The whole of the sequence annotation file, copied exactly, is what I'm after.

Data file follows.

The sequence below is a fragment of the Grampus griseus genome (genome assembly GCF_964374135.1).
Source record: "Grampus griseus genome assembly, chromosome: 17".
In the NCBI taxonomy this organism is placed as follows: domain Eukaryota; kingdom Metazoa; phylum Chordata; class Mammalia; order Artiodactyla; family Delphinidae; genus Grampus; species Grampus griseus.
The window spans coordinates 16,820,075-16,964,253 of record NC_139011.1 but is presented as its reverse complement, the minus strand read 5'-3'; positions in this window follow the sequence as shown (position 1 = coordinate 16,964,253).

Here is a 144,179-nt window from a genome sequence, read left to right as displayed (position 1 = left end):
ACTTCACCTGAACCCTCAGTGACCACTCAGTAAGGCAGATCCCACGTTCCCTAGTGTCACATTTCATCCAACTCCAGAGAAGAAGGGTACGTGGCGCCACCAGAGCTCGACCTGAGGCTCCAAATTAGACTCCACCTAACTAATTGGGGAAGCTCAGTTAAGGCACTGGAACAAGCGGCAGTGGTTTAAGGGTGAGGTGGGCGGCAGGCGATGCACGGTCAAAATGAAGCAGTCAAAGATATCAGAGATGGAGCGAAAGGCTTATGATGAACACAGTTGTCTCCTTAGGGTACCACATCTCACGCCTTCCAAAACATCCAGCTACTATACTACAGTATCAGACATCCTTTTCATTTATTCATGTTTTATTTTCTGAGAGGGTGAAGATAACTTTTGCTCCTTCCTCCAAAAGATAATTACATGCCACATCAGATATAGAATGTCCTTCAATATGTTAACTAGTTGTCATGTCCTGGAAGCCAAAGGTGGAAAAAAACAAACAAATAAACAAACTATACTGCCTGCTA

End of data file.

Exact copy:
The sequence below is a fragment of the Grampus griseus genome (genome assembly GCF_964374135.1).
Source record: "Grampus griseus genome assembly, chromosome: 17".
In the NCBI taxonomy this organism is placed as follows: domain Eukaryota; kingdom Metazoa; phylum Chordata; class Mammalia; order Artiodactyla; family Delphinidae; genus Grampus; species Grampus griseus.
The window spans coordinates 16,820,075-16,964,253 of record NC_139011.1 but is presented as its reverse complement, the minus strand read 5'-3'; positions in this window follow the sequence as shown (position 1 = coordinate 16,964,253).

Here is a 144,179-nt window from a genome sequence, read left to right as displayed (position 1 = left end):
ACTTCACCTGAACCCTCAGTGACCACTCAGTAAGGCAGATCCCACGTTCCCTAGTGTCACATTTCATCCAACTCCAGAGAAGAAGGGTACGTGGCGCCACCAGAGCTCGACCTGAGGCTCCAAATTAGACTCCACCTAACTAATTGGGGAAGCTCAGTTAAGGCACTGGAACAAGCGGCAGTGGTTTAAGGGTGAGGTGGGCGGCAGGCGATGCACGGTCAAAATGAAGCAGTCAAAGATATCAGAGATGGAGCGAAAGGCTTATGATGAACACAGTTGTCTCCTTAGGGTACCACATCTCACGCCTTCCAAAACATCCAGCTACTATACTACAGTATCAGACATCCTTTTCATTTATTCATGTTTTATTTTCTGAGAGGGTGAAGATAACTTTTGCTCCTTCCTCCAAAAGATAATTACATGCCACATCAGATATAGAATGTCCTTCAATATGTTAACTAGTTGTCATGTCCTGGAAGCCAAAGGTGGAAAAAAACAAACAAATAAACAAACTATACTGCCTGCTA